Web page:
Bill Gates-backed firm uses AI to find copper riches in Zambia

Bill Gates. Image: Bill & Melinda Gates Foundation

KoBold Metals, a Bill Gates-backed mining start-up that uses artificial intelligence to explore for materials key to the green-energy transition, said it’s discovered a huge copper deposit in Zambia.

Mingomba is shaping up to be “extraordinary”, according to KoBold president Josh Goldman. He compares its potential to that of the Kakula mine, developed by Ivanhoe Mines and China’s Zijin Mining Group just across the border in the Democratic Republic of Congo. That mine produced almost 400 000t of copper last year.

“The story with Mingomba is that it’s like Kakula in both the size and the grade,” Goldman said in an interview before the mining Indaba conference in Cape Town. “It’s going to be one of the highest-grade, large underground mines.”

San Francisco Bay Area-based KoBold has been drilling at its Zambian permit for a little over a year. While the company is targeting its first output early next decade, it still needs to publish an updated resource estimate and complete feasibility studies that will inform the decision on whether to build a facility that Goldman estimates could cost US$2-billion.

KoBold’s shareholders include Breakthrough Energy Ventures – backed by Gates, Jeff Bezos and other billionaires – as well as T Rowe Price Group, Bond Capital, Andreesen Horowitz and Equinor.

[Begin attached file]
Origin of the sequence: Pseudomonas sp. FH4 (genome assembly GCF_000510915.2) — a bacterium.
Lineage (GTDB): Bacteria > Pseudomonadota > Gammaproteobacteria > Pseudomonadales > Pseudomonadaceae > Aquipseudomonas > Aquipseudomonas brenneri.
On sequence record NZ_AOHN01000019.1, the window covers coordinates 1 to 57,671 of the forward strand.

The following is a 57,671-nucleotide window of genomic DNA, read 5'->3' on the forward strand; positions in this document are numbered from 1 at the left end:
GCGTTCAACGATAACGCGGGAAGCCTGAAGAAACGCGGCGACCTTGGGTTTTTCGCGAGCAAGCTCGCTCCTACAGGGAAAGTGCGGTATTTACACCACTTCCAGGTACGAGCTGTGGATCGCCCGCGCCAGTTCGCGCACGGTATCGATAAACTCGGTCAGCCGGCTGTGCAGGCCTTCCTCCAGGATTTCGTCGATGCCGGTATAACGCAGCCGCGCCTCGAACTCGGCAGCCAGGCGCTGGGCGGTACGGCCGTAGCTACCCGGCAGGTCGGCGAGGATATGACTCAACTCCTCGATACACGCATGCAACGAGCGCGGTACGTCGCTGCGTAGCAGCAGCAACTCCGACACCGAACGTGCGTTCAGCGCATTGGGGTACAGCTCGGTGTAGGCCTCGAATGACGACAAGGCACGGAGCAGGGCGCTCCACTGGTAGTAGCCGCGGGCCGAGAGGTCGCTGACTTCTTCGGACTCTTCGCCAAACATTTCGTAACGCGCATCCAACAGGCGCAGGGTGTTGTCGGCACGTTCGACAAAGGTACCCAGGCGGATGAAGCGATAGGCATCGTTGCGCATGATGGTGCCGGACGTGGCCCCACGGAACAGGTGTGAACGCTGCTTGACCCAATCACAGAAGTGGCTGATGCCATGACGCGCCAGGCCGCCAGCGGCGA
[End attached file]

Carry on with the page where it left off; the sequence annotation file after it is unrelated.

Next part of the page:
Focused on projected long-term shortages of materials like cobalt, nickel and lithium, KoBold isn’t worrying about the low prices currently wreaking havoc with some battery metal projects around the world.

Most advanced

“We capitalise the company to be able to make long-term investments,” Goldman said. “We care enormously what the price of these commodities is in 2035 and we don’t care what it is in 2024.”

Mingomba is the most advanced project in KoBold’s portfolio, but the company is also exploring more than 60 other areas, with much of that activity centered on Australia, Canada and the US. The firm announced in December it had discovered several prospective lithium deposits in locations including Namibia, Quebec and Nevada.

Read: CSIR receives R88-million in funding from Gates Foundation

KoBold spent close to $100-million on exploration last year and expects to exceed that figure in 2024 – allocations on the “same scale as the majors” like BHP Group and Rio Tinto, according to Goldman.

Mingomba could help the government of Zambia, Africa’s second biggest copper producer, reverse years of decline and further its goal of tripling output within a decade.  — William Clowes, (c) 2024 Bloomberg LP

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